The American Petroleum Institute (API) and American Fuel and Petrochemical Manufacturers (AFPM), two major groups that represent the oil industry, criticized the Biden administration’s plan to ban or restrict the exports of refined petroleum products, according to a letter they sent to Energy Secretary Jennifer Granholm on Tuesday.
API CEO Mike Sommers and AFPM CEO Chet Thompson urged Granholm not to ban or restrict or ban U.S. exports of refined petroleum products to avoid disrupting the U.S. economy and global market, according to the letter. The CEOs argued that restricting exports would curb production and supply which would exacerbate the fuel shortages that the Biden administration is attempting to address. (RELATED: Biden Does Damage Control As Rising Gas Prices Threaten Democrats’ Midterm Hopes)
“Banning or limiting the export of refined products would likely decrease inventory levels, reduce domestic refining capacity, put upward pressure on consumer fuel prices, and alienate U.S. allies during a time of war,” Sommers and Thompson wrote.
The CEOs also wrote that they were seriously concerned by the administration’s indications that it would move to cut oil companies’ exports as Granholm previously said that the U.S. would not impose limits on overseas fuel sales.
“Restricting these exports would cut off important supply from the international market, putting upward pressure on prices … undermining U.S. allies and creating negative global economic consequences,” the CEOs noted.
Both API and AFPM as well as top fuel refiners met with Granholm and White Officials on Sept. 30 to discuss market imbalances and our industry’s efforts to supply enough fuel to consumers, according to an AFPM and API joint statement.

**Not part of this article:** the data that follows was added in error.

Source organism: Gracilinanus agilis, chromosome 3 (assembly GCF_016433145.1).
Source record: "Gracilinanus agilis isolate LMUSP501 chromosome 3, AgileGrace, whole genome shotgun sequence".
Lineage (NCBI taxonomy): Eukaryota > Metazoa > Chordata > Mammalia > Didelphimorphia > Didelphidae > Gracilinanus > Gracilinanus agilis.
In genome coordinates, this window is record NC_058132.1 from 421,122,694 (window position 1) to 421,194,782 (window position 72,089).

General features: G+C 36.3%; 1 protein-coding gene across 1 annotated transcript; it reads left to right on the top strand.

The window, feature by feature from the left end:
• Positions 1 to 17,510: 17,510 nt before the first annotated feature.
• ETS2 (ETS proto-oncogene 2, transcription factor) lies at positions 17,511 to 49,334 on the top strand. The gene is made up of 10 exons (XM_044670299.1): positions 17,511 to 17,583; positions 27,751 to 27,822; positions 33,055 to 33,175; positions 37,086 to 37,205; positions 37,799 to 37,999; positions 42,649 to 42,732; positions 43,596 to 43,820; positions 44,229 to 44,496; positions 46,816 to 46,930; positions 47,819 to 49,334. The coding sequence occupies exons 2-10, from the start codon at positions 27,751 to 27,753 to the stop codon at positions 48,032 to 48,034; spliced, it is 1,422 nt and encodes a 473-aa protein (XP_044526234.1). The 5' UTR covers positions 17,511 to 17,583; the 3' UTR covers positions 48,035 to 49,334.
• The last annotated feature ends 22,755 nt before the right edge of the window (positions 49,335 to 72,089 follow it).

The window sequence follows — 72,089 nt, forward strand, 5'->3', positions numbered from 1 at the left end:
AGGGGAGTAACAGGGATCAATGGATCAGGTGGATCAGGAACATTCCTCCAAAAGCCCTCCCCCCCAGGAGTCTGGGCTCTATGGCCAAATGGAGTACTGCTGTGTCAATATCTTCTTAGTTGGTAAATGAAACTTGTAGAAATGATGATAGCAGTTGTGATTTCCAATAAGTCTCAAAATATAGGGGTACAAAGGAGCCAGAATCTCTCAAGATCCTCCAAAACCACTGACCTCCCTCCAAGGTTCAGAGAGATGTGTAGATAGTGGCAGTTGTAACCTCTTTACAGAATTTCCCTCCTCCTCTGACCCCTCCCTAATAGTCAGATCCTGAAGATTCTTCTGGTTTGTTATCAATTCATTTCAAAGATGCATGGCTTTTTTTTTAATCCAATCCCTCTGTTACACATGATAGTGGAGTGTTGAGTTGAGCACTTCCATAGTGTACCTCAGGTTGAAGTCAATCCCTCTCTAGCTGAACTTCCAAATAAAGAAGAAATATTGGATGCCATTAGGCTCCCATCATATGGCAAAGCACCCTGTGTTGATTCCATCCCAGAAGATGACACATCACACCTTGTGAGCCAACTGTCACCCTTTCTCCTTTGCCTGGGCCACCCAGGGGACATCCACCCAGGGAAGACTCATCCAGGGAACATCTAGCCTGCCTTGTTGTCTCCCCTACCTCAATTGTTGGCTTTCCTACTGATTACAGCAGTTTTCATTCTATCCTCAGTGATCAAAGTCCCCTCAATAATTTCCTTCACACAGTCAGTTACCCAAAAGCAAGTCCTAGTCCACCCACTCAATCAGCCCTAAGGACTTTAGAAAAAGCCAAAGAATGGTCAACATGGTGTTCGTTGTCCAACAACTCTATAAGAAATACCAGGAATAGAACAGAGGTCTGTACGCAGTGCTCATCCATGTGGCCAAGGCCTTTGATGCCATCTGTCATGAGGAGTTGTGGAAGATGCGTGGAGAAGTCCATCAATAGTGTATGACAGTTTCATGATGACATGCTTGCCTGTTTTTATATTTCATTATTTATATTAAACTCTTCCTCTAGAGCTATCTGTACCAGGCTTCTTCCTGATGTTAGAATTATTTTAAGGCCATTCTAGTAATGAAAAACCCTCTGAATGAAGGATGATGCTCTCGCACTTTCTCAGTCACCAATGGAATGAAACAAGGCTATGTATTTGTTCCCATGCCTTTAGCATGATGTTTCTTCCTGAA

“The administration continues to govern with contradictory energy policies and rhetoric,” both groups said in the statement.
Granholm threatened in August to use “emergency measures” to compel domestic refiners to cut exports as domestic stockpiles of refined products were nearing record lows in regions like New England. Crude oil stocks also fell by 200,000 barrels and gasoline inventories declined by 2.4 million barrels during the week that ended on Sept. 23, according to Energy Information Administration data released on Sept. 28.
“Moreover, banning exports of refined petroleum products could lead to unpredictable results and potentially disparate impacts across regions as refineries adjust to the revised trade flows,” the letter reads.
API is a trade association that represents oil and gas companies including Exxon, Chevron and Shell USA, according to its website. AFPM is a trade group that represents businesses that produce petroleum products like gasoline, diesel and jet fuel.
API and AFPM did not immediately respond to the Daily Caller News Foundation’s request for comment.
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